Evaluating the Reliability of VIL Density for Determining Severe Hail in Iowa

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# Evaluating the Reliability of VIL Density for Determining Severe Hail in Iowa - PowerPoint PPT Presentation

Evaluating the Reliability of VIL Density for Determining Severe Hail in Iowa. Penny Zabel. Overview. Introduction. Data Analysis. - Estimation by VIL Density. - Baron Radar Algorithm. Results. Future. Vertically Integrated Liquid. VIL= ∑ 3.44 x 10 -6 [(z i +z i+1 )/2] 4/7 dh.

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### Evaluating the Reliability of VIL Density for Determining Severe Hail in Iowa

Penny Zabel

Overview
• Introduction
• Data Analysis

- Estimation by VIL Density

• Results
• Future
Vertically Integrated Liquid
• VIL=∑ 3.44 x 10-6[(zi+zi+1)/2]4/7 dh
• zi and zi+1 are reflectivity values at top and bottom of layer with depth dh.
• VIL is the equivalent liquid water content value derived from radar reflectivity data.

(American Meteorological Society, 2000)

Cone of Silence

(American Meteorological Society, 1993)

VIL Density
• VIL Density = VIL / Echo Top
• Makes VIL independent of height.
• Reduces distance error in radar measurements
Typical VIL and VIL Density

VIL Density

VIL

82 g/m^2

4.25 g/m^3

Within Cone of Silence

VIL Density

VIL

23 g/m^2

5.25 g/m^3

How Can VIL Density Estimate Hail Size?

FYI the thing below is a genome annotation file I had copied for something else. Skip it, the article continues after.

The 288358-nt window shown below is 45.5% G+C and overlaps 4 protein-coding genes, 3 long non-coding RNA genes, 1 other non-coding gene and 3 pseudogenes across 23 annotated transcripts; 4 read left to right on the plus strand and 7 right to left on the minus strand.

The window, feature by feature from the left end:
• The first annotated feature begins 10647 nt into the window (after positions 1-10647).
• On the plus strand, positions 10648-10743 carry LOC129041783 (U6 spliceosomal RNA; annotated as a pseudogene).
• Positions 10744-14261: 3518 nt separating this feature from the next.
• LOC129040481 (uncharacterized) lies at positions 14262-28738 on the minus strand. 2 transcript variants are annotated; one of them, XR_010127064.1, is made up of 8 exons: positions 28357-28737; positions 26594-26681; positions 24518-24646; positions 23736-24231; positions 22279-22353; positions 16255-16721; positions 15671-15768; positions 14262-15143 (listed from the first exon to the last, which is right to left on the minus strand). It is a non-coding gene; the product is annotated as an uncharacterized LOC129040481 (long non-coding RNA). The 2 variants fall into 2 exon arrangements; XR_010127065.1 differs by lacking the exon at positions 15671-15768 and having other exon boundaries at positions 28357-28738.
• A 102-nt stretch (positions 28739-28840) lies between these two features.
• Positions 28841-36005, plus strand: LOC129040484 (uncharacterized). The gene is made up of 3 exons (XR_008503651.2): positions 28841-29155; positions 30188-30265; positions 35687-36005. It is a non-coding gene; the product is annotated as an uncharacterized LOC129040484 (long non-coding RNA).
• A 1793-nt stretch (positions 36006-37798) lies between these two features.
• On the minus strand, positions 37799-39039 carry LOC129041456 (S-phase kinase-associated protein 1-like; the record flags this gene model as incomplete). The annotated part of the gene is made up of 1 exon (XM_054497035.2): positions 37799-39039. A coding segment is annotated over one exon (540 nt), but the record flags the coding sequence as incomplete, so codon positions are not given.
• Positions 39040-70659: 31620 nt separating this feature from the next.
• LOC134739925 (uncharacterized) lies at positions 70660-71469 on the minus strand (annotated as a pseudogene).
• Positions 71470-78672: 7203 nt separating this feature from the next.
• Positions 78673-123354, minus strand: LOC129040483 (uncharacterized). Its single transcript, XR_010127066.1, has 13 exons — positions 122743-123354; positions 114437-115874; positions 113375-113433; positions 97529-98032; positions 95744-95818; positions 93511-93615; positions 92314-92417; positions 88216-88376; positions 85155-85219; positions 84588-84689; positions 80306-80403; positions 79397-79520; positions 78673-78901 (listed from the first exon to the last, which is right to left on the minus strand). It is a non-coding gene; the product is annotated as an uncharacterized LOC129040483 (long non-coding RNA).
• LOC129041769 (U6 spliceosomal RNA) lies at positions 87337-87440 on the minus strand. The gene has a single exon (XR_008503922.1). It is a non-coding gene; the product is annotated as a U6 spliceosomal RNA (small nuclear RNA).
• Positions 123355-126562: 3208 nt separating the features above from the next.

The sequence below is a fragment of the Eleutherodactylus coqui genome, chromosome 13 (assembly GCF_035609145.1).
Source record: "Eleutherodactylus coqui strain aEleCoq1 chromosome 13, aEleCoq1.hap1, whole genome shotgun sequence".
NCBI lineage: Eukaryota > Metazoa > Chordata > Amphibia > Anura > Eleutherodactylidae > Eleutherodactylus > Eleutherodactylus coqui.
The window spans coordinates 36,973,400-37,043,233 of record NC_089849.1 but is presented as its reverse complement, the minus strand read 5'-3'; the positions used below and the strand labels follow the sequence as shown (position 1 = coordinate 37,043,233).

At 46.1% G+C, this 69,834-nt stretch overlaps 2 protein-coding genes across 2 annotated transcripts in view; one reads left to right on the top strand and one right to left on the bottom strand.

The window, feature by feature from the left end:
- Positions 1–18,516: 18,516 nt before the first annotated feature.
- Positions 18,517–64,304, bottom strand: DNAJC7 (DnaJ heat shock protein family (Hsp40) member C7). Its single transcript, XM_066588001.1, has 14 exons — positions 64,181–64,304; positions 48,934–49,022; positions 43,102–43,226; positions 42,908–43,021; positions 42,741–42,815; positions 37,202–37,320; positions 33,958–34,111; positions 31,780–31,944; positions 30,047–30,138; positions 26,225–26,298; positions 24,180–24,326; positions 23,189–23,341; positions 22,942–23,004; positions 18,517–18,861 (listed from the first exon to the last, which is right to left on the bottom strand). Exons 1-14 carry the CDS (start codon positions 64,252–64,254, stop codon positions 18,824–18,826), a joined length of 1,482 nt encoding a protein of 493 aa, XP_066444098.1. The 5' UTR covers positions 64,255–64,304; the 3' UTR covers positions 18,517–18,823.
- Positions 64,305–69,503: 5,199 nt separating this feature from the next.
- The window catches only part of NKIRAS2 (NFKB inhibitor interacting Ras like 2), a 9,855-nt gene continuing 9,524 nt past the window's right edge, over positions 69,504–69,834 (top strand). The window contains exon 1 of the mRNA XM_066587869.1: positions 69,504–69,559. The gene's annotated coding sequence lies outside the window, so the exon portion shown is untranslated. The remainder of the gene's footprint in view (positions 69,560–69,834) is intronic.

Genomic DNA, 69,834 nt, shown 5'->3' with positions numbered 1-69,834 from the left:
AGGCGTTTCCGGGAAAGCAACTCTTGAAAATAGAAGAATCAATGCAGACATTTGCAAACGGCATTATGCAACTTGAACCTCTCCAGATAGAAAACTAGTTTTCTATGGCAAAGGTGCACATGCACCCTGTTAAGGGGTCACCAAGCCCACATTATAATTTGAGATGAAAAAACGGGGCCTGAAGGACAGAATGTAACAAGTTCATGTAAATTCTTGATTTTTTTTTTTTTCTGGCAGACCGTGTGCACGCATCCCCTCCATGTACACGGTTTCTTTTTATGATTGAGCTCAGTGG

• Reflectivity is proportional to the diameter of a target to the sixth power.
• Reflectivity increases exponentially as target size increases.
• VIL increases exponentially.

Drop Size is Everything!

(American Meteorological Society, 1993)

Data
• 110 Hail reports
• 2 events each from spring, early summer, and late summer.
• Recorded VIL, echo top, and calculated VIL Density for each report.
Average VIL Density
• 0.75”-0.99” 4.39 g/m3
• 1.00”-1.99” 4.61 g/m3
• 2.00”or greater 5.30 g/m3
Data Summary
• A VIL density of 4.0 g/m3 correctly identified 93% of all hail reports.
• This is a higher VIL density threshold than previous papers.

Data Summary

• Amburn and Wolf 3.5g/m3 90%

(Amburn and Wolf, 1996)

• Baumgardt and King 3.5g/m3 90%

(Baumgardt and King, 2002)

• Troutman and Rose 3.5g/m3 81%

(Troutman and Rose, 1997)

• Roeseler and Wood 3.5g/m3 72%

(Roseler and Wood, 1997)

Wet Bulb Zero Height
• Low wet bulb zero height means more of the energy that is back-scattered can be from frozen instead of liquid targets.
• A low wet bulb zero height also often signifies less instability, and smaller updrafts.
Overestimate Hail Size
• Low wet bulb zero height may lead to high VIL density, but small hail.
• April 8, 1999 WBZ 7,000 ft.
• VIL density of 4.25 g/m3
• Hail size 0.75”
Underestimate Hail Size
• High wet bulb zero height may lead to large hail with small VIL density.
• July 2, 1999 WBZ 13,400 ft.
• VIL density of 3.50 g/m3
• Hail size 1.75”
VIL is not the only thing
• VIL Density is an indicator, but should be used in conjunction with other radar signatures of severe hail.
• Three Body Scatter Spike
• Bounded Weak Echo Region
BWER

BREF 1

BWER

BREF 2

BWER

BREF 3

Results
• A greater VIL density is needed for large hail in Iowa than in the south where other studies have been done.
• Wet bulb zero height is one factor in this.
Results (cont.)
• Distance does not significantly affect calculations based on VIL density.
• When using Baron algorithm to estimate hail size, meteorologists should keep in mind differences in atmospheric conditions.
Future
• Examine more data to determine any stronger correlations.
• Examine the possibilities of updating the radar algorithm to include a factor for wet bulb zero height.